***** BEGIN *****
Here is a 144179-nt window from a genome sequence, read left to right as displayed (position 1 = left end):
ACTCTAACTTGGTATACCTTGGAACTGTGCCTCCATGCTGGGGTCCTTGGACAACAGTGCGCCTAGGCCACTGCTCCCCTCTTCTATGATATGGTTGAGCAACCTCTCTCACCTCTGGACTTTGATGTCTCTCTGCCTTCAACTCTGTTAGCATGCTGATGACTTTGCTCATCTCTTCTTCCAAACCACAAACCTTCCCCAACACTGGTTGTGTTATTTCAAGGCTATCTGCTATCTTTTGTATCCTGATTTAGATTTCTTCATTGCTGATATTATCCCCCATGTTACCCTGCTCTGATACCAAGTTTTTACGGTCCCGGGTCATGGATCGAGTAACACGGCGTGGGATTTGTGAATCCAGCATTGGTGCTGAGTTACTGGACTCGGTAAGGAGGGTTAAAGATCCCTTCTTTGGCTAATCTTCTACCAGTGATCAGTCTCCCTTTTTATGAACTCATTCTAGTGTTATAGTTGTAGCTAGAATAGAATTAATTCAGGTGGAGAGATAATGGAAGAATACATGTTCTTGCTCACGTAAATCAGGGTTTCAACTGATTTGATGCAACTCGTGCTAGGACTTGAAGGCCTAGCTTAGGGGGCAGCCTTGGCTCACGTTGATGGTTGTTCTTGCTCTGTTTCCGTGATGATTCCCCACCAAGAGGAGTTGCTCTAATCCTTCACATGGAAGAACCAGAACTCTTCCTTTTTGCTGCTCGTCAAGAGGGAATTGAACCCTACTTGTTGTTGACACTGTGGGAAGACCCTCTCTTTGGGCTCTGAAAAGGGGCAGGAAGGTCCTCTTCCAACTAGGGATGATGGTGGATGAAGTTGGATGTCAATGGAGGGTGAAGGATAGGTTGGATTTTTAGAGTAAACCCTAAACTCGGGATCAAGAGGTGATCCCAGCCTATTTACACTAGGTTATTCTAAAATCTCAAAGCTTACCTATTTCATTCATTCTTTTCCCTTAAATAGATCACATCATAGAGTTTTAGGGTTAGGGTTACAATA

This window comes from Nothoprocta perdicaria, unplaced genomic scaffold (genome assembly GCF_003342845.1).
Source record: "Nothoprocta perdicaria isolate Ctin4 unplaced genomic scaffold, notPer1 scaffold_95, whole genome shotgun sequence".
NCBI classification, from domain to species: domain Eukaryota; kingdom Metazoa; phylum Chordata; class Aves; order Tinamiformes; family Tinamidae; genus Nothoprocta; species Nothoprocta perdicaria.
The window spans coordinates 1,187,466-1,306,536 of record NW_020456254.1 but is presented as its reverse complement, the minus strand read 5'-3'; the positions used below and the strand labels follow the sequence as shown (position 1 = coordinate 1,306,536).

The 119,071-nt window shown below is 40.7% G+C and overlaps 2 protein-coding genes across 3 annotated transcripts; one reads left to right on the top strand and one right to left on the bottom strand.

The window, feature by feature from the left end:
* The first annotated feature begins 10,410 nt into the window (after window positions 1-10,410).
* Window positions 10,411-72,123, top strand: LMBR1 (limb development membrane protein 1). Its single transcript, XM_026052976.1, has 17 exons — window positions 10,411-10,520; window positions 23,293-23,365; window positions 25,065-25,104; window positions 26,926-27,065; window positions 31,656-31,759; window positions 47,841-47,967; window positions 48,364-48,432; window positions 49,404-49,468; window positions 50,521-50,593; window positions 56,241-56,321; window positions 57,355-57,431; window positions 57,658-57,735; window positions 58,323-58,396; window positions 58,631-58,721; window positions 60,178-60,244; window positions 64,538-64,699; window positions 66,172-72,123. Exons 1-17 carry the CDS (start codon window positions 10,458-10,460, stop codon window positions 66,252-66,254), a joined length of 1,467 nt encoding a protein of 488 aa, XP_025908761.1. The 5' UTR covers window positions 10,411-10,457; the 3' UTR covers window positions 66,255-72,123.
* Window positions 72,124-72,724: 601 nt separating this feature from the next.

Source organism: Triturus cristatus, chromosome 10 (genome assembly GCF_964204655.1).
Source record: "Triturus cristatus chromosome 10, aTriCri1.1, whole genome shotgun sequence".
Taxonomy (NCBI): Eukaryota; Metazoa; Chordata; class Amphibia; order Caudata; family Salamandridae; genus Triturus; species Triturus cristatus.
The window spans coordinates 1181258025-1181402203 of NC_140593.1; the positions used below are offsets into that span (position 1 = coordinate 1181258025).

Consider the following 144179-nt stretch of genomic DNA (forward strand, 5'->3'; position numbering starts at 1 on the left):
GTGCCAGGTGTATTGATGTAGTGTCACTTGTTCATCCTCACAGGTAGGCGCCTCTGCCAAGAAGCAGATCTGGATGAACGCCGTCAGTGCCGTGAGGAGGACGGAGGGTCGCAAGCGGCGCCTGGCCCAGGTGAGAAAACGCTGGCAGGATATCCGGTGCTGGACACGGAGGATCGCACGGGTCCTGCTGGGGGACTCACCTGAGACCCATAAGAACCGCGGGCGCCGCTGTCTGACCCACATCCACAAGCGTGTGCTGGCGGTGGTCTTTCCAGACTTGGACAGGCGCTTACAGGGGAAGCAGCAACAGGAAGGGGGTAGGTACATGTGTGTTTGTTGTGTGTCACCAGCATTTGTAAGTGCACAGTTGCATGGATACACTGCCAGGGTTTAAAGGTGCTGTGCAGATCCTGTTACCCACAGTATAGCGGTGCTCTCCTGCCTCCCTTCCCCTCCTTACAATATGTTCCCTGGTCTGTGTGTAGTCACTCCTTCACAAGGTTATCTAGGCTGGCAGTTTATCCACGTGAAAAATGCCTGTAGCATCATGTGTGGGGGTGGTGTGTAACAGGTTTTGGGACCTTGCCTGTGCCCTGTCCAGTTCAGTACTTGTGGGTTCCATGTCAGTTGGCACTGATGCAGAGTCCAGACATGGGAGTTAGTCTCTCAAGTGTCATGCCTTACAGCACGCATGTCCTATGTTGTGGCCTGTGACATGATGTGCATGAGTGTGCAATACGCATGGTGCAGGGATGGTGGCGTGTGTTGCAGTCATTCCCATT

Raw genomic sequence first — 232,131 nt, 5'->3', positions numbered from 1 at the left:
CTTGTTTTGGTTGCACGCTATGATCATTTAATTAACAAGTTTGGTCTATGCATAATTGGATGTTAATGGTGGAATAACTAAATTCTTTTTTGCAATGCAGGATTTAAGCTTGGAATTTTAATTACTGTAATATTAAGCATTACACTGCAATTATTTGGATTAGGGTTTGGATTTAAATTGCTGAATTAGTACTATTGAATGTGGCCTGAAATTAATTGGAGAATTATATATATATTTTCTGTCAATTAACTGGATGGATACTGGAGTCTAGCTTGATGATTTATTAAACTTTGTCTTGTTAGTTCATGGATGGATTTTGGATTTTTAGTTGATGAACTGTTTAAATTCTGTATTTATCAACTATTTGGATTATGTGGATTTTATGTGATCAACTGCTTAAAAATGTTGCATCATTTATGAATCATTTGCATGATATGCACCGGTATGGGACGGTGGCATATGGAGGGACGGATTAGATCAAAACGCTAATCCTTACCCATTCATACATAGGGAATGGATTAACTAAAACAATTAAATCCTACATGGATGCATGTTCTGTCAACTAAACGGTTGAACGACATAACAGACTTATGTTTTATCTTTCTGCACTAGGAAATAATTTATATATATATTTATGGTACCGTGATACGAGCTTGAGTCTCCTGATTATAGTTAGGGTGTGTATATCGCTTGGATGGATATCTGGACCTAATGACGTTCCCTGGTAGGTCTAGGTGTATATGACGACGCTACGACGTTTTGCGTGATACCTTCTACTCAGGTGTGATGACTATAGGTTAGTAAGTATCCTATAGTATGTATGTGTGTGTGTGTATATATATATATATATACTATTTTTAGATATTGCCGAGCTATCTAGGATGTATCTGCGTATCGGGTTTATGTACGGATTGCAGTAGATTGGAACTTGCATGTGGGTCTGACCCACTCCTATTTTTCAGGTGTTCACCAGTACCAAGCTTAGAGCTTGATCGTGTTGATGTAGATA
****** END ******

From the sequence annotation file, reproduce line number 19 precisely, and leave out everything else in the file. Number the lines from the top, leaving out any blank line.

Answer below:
CTTGTTTTGGTTGCACGCTATGATCATTTAATTAACAAGTTTGGTCTATGCATAATTGGATGTTAATGGTGGAATAACTAAATTCTTTTTTGCAATGCAGGATTTAAGCTTGGAATTTTAATTACTGTAATATTAAGCATTACACTGCAATTATTTGGATTAGGGTTTGGATTTAAATTGCTGAATTAGTACTATTGAATGTGGCCTGAAATTAATTGGAGAATTATATATATATTTTCTGTCAATTAACTGGATGGATACTGGAGTCTAGCTTGATGATTTATTAAACTTTGTCTTGTTAGTTCATGGATGGATTTTGGATTTTTAGTTGATGAACTGTTTAAATTCTGTATTTATCAACTATTTGGATTATGTGGATTTTATGTGATCAACTGCTTAAAAATGTTGCATCATTTATGAATCATTTGCATGATATGCACCGGTATGGGACGGTGGCATATGGAGGGACGGATTAGATCAAAACGCTAATCCTTACCCATTCATACATAGGGAATGGATTAACTAAAACAATTAAATCCTACATGGATGCATGTTCTGTCAACTAAACGGTTGAACGACATAACAGACTTATGTTTTATCTTTCTGCACTAGGAAATAATTTATATATATATTTATGGTACCGTGATACGAGCTTGAGTCTCCTGATTATAGTTAGGGTGTGTATATCGCTTGGATGGATATCTGGACCTAATGACGTTCCCTGGTAGGTCTAGGTGTATATGACGACGCTACGACGTTTTGCGTGATACCTTCTACTCAGGTGTGATGACTATAGGTTAGTAAGTATCCTATAGTATGTATGTGTGTGTGTGTATATATATATATATATACTATTTTTAGATATTGCCGAGCTATCTAGGATGTATCTGCGTATCGGGTTTATGTACGGATTGCAGTAGATTGGAACTTGCATGTGGGTCTGACCCACTCCTATTTTTCAGGTGTTCACCAGTACCAAGCTTAGAGCTTGATCGTGTTGATGTAGATA